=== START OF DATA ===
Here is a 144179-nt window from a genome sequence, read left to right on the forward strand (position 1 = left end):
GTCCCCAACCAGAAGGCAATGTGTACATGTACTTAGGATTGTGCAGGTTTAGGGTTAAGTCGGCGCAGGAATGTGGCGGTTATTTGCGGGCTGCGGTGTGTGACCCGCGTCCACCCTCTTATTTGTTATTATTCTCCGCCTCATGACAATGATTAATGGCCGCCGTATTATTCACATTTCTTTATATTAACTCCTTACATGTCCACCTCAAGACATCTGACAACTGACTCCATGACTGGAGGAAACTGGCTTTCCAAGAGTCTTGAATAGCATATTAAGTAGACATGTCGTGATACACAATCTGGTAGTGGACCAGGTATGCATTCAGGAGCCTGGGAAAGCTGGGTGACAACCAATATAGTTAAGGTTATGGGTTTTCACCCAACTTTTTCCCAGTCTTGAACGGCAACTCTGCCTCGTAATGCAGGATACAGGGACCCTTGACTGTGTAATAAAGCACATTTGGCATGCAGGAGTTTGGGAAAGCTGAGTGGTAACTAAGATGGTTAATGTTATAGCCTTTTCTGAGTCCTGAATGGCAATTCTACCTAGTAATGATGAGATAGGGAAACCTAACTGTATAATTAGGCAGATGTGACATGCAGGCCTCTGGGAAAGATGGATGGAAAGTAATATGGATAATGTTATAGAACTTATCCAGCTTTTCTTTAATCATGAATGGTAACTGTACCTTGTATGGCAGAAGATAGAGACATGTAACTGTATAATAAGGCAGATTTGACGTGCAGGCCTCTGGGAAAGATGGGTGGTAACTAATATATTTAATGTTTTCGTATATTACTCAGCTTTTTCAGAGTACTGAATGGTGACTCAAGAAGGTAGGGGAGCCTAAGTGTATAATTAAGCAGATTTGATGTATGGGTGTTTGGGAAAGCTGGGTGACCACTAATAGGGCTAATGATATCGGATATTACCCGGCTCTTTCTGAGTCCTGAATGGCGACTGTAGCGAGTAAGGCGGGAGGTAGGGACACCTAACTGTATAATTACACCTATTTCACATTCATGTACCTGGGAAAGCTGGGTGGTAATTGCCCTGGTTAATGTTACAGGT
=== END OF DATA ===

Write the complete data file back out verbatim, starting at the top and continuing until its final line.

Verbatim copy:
Here is a 144179-nt window from a genome sequence, read left to right on the forward strand (position 1 = left end):
GTCCCCAACCAGAAGGCAATGTGTACATGTACTTAGGATTGTGCAGGTTTAGGGTTAAGTCGGCGCAGGAATGTGGCGGTTATTTGCGGGCTGCGGTGTGTGACCCGCGTCCACCCTCTTATTTGTTATTATTCTCCGCCTCATGACAATGATTAATGGCCGCCGTATTATTCACATTTCTTTATATTAACTCCTTACATGTCCACCTCAAGACATCTGACAACTGACTCCATGACTGGAGGAAACTGGCTTTCCAAGAGTCTTGAATAGCATATTAAGTAGACATGTCGTGATACACAATCTGGTAGTGGACCAGGTATGCATTCAGGAGCCTGGGAAAGCTGGGTGACAACCAATATAGTTAAGGTTATGGGTTTTCACCCAACTTTTTCCCAGTCTTGAACGGCAACTCTGCCTCGTAATGCAGGATACAGGGACCCTTGACTGTGTAATAAAGCACATTTGGCATGCAGGAGTTTGGGAAAGCTGAGTGGTAACTAAGATGGTTAATGTTATAGCCTTTTCTGAGTCCTGAATGGCAATTCTACCTAGTAATGATGAGATAGGGAAACCTAACTGTATAATTAGGCAGATGTGACATGCAGGCCTCTGGGAAAGATGGATGGAAAGTAATATGGATAATGTTATAGAACTTATCCAGCTTTTCTTTAATCATGAATGGTAACTGTACCTTGTATGGCAGAAGATAGAGACATGTAACTGTATAATAAGGCAGATTTGACGTGCAGGCCTCTGGGAAAGATGGGTGGTAACTAATATATTTAATGTTTTCGTATATTACTCAGCTTTTTCAGAGTACTGAATGGTGACTCAAGAAGGTAGGGGAGCCTAAGTGTATAATTAAGCAGATTTGATGTATGGGTGTTTGGGAAAGCTGGGTGACCACTAATAGGGCTAATGATATCGGATATTACCCGGCTCTTTCTGAGTCCTGAATGGCGACTGTAGCGAGTAAGGCGGGAGGTAGGGACACCTAACTGTATAATTACACCTATTTCACATTCATGTACCTGGGAAAGCTGGGTGGTAATTGCCCTGGTTAATGTTACAGGT